Moscow Mathematical Papyrus

The Moscow Mathematical Papyrus, also named the Golenishchev Mathematical Papyrus after its first non-Egyptian owner, Egyptologist Vladimir Golenishchev, is an ancient Egyptian mathematical papyrus containing several problems in arithmetic, geometry, and algebra. Golenishchev bought the papyrus in 1892 or 1893 in Thebes. It later entered the collection of the Pushkin State Museum of Fine Arts in Moscow, where it remains today.

Moscow Mathematical Papyrus
Pushkin State Museum of Fine Arts in Moscow
Moskou-papyrus.jpg
14th problem of the Moscow Mathematical Papyrus (V. Struve, 1930)
Date13th dynasty, Second Intermediate Period of Egypt
Place of originThebes
Language(s)Hieratic
SizeLength: 5.5 metres (18 ft)
Width: 3.8 to 7.6 cm (1.5 to 3 in)

Based on the palaeography and orthography of the hieratic text, the text was most likely written down in the 13th Dynasty and based on older material probably dating to the Twelfth Dynasty of Egypt, roughly 1850 BC.[1] Approximately 5½ m (18 ft) long and varying between 3.8 and 7.6 cm (1.5 and 3 in) wide, its format was divided by the Soviet Orientalist Vasily Vasilievich Struve[2] in 1930[3] into 25 problems with solutions.

It is a well-known mathematical papyrus, usually referenced together with the Rhind Mathematical Papyrus. The Moscow Mathematical Papyrus is older than the Rhind Mathematical Papyrus, while the latter is the larger of the two.[4]

Exercises contained in the Moscow PapyrusEdit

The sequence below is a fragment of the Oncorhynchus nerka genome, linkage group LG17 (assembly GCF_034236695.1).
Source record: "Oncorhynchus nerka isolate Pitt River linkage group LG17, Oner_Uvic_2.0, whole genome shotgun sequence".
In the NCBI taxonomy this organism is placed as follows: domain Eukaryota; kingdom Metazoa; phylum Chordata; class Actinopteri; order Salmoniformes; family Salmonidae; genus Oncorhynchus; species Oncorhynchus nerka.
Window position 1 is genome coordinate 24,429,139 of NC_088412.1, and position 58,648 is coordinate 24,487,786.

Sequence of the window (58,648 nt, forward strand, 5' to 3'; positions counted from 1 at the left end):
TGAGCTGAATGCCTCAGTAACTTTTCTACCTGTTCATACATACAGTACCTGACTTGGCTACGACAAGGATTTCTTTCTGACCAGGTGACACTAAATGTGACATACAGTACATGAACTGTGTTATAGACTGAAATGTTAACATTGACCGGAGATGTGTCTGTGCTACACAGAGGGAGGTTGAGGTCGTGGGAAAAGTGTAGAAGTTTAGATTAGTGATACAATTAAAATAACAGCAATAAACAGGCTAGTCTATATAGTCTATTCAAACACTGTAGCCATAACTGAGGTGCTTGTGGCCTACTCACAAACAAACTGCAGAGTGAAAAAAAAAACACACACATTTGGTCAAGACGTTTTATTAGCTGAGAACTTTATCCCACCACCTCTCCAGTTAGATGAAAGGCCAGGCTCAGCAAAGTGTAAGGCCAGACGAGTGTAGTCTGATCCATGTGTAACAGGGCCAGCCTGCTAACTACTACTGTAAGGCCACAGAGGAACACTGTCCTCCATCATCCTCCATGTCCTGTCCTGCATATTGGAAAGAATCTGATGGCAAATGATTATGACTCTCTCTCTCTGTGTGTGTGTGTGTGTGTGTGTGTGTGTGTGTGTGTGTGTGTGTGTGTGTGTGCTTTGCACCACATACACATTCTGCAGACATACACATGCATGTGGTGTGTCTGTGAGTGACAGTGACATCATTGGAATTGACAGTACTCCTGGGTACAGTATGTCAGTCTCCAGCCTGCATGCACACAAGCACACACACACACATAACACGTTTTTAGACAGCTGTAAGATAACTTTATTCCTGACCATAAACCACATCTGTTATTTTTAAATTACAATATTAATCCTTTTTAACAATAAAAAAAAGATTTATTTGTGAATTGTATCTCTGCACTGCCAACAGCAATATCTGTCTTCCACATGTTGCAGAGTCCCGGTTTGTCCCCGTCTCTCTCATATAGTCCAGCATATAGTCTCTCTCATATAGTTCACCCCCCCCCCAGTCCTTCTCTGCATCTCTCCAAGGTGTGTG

The problems in the Moscow Papyrus follow no particular order, and the solutions of the problems provide much less detail than those in the Rhind Mathematical Papyrus. The papyrus is well known for some of its geometry problems. Problems 10 and 14 compute a surface area and the volume of a frustum respectively. The remaining problems are more common in nature.[1]

Ship's part problemsEdit

Problems 2 and 3 are ship's part problems. One of the problems calculates the length of a ship's rudder and the other computes the length of a ship's mast given that it is 1/3 + 1/5 of the length of a cedar log originally 30 cubits long.[1]

Aha problemsEdit

P6a
M35
Aha
Era: New Kingdom
(1550–1069 BC)
Egyptian hieroglyphs

Aha problems involve finding unknown quantities (referred to as Aha) if the sum of the quantity and part(s) of it are given. The Rhind Mathematical Papyrus also contains four of these type of problems. Problems 1, 19, and 25 of the Moscow Papyrus are Aha problems. For instance, problem 19 asks one to calculate a quantity taken 1 and ½ times and added to 4 to make 10.[1] In other words, in modern mathematical notation one is asked to solve  .